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Our last day in Australia was, as the others had been, hot. Every day we slathered on the sunblock before leaving the hotel. I also put on bug repellant, which unfortunately didn’t discourage the hungry bugs nearly as much as I’d hoped. Australia has some mighty tenacious bugs, damn their miserable, rotten exoskeletons.
Leo met with a group of his readers that morning while I did my share to stimulate the Australian economy at some of the local gift shops. Then we walked over to the Royal Botanical Gardens, which offer a really nice view of the harbor and Opera House as well as interesting flora. We really liked the various fig trees in the Gardens. Their roots and branches looked perfect for climbing and just lent the trees more personality. I especially liked the plumeria trees with their fragrant blossoms. The formal gardens of the Government House were rather disappointing in that there weren’t many things blooming, and of what was blooming, most things I was already familiar with. I was hoping to see something really tropical and exotic.
It was too hot to stay outside in the sun, so we walked to the CBD again and hung out in the food court where I once again had the wonderful yogurt with a fruit salad. It was a very busy place, filled with folks from all over, which made people-watching a lot of fun.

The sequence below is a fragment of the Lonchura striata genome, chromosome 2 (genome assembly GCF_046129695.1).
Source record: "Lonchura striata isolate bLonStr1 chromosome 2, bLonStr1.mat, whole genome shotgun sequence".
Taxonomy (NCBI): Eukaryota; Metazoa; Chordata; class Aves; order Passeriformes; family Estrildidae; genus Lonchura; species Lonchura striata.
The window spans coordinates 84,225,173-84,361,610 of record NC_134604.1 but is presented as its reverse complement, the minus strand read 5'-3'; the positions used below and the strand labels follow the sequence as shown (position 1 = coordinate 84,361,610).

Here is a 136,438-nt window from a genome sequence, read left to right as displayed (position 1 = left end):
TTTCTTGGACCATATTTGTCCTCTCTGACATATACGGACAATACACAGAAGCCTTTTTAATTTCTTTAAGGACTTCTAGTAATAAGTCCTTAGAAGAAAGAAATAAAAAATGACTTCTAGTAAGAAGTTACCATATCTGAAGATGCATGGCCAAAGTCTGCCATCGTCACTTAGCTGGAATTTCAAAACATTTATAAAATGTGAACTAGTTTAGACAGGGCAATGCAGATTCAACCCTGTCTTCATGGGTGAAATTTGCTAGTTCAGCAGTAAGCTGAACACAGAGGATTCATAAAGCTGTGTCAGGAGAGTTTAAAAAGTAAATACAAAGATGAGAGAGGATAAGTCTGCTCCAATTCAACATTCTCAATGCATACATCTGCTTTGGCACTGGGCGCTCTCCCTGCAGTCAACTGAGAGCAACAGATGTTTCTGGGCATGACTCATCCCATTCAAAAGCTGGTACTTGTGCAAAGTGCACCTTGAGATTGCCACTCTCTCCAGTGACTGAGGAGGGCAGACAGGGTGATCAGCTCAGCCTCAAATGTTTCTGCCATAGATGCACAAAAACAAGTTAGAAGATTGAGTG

The next morning Leo drug me out of bed all too early for our flight to Queenstown, New Zealand. Good thing I wasn’t the one doing the piloting, or it would have been a really interesting flight. As expected, it was indeed a very scenic flight, especially as the mountains of southern New Zealand became more prominent in the landscape. We flew along a river valley, between two sets of mountains, to get to Queenstown. I can see how flying there during foggy weather would be more than a little unnerving – those mountains did seem awfully close to the plane at times.
The lucky folks of Queenstown are blessed with an incredibly gorgeous place to live, between the clear blue-green waters of Lake Wakatipu, the green foothills and the Remarkables (portrayed as the Misty Mountains in one of the LOTR movies). The air is so clean and clear, it just seems like a place as yet untouched by all the pollution that people inevitably bring. It is one of the most beautiful places I have ever seen, or ever hope to see.
Our first afternoon, we walked around the very warm town, finding to our surprise multiple Sequoia trees. We thought we’d left all those behind in California, but the Queenstown area has a fair number of those friendly giants. We noted the very abundant number of both ATMs, and liquor stores – apparently Betty owns several of them, whoever Betty is. Queenstown is quite the party town. During the day, the tourists fling themselves off mountain-tops via paragliders, bungy jump off the Skyline tower, parasail on the lake, risk getting skin cancer on the beach, or ski if it’s winter. At night, the survivors party at one of the many bars or restaurants, or visit one of the many liquor stores for their favorite libations.